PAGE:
Comments From You

lydia harris // Posted 11 September 2011 at 6:37 pm

Almost the entire ‘have your say’ section has been taken over by people complaining about the emphasis on male abusers. It’s a tricky one to get right I think. I blogged about the campaign, as I have some unfortunate personal experience with teenage relationship abuse.

http://myswimsuitissues.blogspot.com/2011/09/on-this-is-abuse-campaign.html

Jennifer Drew // Posted 11 September 2011 at 11:27 pm

As usual the government is attempting to appease everyone by trying to portray intimate partner violence as something which just happens. By claiming those who engage in intimate partner violence need help neatly ignores the politics of how and why it is predominantly males who are the ones subjecting females to domination and violence. It happens because we live in a male supremacist system and boys learn they are entitled to dominate and control women and girls, particularly their girlfriends. If the government showed images of young women committing violence against men this would immediately be seen as ‘evidence women and men commit violence symmetrically’ and eradicates the politics of how and why it is overwhelmingly males who are the ones enacting their pseudo right to dominate and oppress women and girls.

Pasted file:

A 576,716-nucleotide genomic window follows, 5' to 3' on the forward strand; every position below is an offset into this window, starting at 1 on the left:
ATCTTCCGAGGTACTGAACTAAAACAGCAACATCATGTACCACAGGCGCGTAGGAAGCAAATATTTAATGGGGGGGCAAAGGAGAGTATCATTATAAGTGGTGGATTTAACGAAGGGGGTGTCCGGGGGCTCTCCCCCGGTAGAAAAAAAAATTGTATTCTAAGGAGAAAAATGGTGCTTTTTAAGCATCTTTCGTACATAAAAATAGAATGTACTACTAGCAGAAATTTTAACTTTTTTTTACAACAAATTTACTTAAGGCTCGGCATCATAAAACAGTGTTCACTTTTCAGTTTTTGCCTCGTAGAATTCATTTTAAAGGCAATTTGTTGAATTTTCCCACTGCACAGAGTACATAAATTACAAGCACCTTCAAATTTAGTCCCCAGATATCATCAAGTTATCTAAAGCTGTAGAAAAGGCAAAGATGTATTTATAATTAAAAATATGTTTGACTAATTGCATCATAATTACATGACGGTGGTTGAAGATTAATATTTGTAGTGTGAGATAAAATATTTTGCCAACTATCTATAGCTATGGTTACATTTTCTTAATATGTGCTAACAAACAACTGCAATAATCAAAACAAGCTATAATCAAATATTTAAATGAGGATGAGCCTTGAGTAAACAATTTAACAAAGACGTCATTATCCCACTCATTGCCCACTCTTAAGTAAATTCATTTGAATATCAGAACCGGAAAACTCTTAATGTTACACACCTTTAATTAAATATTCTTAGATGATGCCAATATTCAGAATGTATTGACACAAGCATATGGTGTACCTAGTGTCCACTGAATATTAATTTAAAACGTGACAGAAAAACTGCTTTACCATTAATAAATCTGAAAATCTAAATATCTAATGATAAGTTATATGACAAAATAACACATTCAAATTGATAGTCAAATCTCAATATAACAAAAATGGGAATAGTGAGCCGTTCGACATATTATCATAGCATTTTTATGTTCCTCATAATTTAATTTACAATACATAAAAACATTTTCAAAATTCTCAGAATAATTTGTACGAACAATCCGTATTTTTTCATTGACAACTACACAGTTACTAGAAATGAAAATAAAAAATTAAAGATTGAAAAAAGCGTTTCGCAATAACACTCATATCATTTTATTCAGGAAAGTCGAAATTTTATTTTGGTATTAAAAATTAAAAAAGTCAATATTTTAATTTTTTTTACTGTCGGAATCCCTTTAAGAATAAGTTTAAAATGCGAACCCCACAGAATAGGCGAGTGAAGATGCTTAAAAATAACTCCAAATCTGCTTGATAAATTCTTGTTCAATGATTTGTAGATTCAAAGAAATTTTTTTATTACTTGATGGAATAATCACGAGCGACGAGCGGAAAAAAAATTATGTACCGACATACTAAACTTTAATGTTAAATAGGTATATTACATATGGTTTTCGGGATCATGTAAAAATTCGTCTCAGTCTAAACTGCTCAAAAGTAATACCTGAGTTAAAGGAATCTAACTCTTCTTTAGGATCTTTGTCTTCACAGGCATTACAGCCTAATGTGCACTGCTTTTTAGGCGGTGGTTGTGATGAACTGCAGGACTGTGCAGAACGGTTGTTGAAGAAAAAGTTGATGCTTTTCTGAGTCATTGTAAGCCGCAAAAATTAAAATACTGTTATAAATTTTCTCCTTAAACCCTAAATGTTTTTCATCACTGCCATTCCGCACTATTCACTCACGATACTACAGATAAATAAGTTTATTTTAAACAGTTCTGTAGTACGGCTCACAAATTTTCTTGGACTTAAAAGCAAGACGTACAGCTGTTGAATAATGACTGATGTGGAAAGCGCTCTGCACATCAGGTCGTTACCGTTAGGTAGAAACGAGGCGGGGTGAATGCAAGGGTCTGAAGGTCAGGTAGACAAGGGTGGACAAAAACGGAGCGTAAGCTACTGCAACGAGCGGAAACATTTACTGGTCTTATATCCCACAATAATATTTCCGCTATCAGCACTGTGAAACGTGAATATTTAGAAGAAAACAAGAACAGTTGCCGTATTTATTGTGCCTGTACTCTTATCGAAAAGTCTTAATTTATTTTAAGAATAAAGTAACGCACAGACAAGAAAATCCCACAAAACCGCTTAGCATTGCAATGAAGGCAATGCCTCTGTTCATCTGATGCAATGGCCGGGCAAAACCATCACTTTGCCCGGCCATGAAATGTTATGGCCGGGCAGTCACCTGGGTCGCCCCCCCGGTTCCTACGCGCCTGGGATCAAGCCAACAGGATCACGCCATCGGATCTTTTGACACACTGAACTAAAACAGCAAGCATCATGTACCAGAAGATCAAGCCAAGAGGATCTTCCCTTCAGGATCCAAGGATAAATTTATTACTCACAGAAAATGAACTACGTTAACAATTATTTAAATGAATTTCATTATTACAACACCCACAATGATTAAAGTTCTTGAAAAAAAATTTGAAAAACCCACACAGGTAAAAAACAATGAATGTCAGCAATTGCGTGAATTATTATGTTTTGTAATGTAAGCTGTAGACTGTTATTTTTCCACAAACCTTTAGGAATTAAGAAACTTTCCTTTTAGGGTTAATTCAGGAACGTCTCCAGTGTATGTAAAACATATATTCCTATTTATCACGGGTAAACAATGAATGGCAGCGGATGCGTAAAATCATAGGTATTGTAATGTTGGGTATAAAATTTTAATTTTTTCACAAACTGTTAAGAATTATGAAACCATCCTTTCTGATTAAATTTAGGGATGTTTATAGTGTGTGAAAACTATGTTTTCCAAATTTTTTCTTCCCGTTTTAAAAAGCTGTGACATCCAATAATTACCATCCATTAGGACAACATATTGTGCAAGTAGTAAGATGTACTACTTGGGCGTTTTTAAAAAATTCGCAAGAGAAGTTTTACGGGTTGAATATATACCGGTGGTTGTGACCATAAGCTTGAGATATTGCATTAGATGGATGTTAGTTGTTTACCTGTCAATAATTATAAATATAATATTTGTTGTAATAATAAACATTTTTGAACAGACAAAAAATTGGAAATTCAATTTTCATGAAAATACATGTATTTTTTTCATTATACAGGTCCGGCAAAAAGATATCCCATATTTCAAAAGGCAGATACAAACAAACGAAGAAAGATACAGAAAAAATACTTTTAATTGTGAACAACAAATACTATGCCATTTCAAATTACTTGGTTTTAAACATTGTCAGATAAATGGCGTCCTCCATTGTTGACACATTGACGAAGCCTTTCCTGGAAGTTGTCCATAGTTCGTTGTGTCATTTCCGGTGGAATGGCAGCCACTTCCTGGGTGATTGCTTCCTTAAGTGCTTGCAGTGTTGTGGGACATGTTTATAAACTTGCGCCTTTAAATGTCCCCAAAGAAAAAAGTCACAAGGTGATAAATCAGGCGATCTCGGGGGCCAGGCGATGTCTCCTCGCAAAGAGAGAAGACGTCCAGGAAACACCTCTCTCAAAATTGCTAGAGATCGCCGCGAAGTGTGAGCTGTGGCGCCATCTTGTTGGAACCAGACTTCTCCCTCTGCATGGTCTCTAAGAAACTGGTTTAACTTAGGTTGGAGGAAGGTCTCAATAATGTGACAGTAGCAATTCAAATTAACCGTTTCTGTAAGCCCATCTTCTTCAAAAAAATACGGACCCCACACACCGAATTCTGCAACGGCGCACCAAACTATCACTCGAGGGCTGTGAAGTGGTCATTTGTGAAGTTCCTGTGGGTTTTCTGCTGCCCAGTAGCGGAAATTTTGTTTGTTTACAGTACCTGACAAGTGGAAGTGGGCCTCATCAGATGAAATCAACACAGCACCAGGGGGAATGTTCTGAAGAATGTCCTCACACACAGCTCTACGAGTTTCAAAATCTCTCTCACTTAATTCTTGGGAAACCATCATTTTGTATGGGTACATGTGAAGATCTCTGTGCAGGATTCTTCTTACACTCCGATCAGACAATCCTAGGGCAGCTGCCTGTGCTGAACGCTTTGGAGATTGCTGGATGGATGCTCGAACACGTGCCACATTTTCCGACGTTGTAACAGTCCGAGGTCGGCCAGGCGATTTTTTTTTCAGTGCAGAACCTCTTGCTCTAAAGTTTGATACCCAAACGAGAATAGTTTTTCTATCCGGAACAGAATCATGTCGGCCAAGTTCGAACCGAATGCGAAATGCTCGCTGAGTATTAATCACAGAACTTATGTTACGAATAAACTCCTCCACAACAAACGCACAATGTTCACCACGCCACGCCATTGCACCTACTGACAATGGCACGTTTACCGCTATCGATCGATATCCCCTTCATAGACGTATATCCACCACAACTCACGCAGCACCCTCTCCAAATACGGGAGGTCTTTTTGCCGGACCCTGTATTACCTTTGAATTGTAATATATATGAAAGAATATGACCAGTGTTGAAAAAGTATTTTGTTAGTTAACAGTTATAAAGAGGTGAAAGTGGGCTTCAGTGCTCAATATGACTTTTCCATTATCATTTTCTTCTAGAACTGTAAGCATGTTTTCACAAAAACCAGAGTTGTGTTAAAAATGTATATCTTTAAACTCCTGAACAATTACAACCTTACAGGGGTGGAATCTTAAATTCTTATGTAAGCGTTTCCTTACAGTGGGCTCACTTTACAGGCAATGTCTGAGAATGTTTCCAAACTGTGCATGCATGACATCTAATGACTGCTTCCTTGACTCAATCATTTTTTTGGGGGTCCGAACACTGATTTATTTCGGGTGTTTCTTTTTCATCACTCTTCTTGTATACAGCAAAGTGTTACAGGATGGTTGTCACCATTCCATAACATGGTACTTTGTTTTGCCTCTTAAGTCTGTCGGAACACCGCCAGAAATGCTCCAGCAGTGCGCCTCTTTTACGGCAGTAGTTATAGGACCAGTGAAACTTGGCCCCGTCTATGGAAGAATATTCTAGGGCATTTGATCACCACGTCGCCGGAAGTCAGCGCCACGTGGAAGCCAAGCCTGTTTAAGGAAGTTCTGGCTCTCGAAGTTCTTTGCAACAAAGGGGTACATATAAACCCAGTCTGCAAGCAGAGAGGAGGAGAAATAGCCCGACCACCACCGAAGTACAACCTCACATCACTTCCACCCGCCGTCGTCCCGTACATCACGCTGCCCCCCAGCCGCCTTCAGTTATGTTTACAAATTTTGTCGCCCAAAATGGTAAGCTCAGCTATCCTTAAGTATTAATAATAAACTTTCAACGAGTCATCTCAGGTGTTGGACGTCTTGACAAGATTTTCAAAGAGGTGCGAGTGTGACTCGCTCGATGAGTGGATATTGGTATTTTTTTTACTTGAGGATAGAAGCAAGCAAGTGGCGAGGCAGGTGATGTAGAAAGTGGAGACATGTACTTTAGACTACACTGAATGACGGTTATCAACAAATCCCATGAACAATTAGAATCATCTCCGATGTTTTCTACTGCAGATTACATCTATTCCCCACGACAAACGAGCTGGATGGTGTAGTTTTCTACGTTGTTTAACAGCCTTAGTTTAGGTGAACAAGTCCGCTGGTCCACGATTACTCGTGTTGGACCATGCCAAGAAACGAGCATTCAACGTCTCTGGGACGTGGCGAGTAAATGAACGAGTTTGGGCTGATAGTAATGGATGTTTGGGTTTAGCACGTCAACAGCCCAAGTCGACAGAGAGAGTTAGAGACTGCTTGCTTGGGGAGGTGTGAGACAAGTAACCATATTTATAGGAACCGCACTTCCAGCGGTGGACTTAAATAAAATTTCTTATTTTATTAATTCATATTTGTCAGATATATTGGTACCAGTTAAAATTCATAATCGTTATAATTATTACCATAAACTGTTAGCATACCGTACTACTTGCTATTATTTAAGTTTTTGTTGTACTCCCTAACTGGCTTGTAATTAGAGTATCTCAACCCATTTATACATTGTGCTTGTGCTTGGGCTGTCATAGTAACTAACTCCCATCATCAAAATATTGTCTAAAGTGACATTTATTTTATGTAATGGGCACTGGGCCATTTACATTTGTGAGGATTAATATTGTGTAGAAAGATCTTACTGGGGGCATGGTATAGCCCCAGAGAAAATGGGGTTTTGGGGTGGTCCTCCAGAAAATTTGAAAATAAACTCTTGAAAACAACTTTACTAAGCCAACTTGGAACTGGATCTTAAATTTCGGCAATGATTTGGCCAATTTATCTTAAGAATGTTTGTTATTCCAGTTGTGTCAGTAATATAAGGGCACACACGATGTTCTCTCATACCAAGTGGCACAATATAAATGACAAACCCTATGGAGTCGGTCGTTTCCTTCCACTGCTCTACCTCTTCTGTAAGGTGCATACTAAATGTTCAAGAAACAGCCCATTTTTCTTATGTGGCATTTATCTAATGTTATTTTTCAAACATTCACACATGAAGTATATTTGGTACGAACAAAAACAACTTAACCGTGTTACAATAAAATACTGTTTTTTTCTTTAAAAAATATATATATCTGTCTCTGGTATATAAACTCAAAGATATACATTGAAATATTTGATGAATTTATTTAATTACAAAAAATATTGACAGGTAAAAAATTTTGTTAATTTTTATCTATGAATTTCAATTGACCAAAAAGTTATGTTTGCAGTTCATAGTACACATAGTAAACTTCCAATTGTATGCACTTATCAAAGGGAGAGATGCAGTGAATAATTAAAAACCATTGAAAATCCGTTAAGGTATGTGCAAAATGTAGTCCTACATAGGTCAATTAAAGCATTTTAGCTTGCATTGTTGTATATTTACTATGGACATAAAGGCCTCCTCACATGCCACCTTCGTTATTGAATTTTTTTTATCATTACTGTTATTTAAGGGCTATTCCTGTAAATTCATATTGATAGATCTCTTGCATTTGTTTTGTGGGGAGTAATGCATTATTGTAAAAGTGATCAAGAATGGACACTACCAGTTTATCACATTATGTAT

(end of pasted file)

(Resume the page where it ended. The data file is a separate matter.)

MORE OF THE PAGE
Of course male commentators and their apologists have taken over the comments section of government site claiming ‘campaign is biased against males’ because these individuals do not want reality to be publicised – namely the fact male violence against women vastly outweighs the tiny percentage of women and girls who commit violence against boys and young men. Remember whenever males commit violence against females malestream media barely notices but when a woman/girl commits violence against a male the media sensationalises reporting and this reinforces widespread belief women and men commit violence in equal numbers.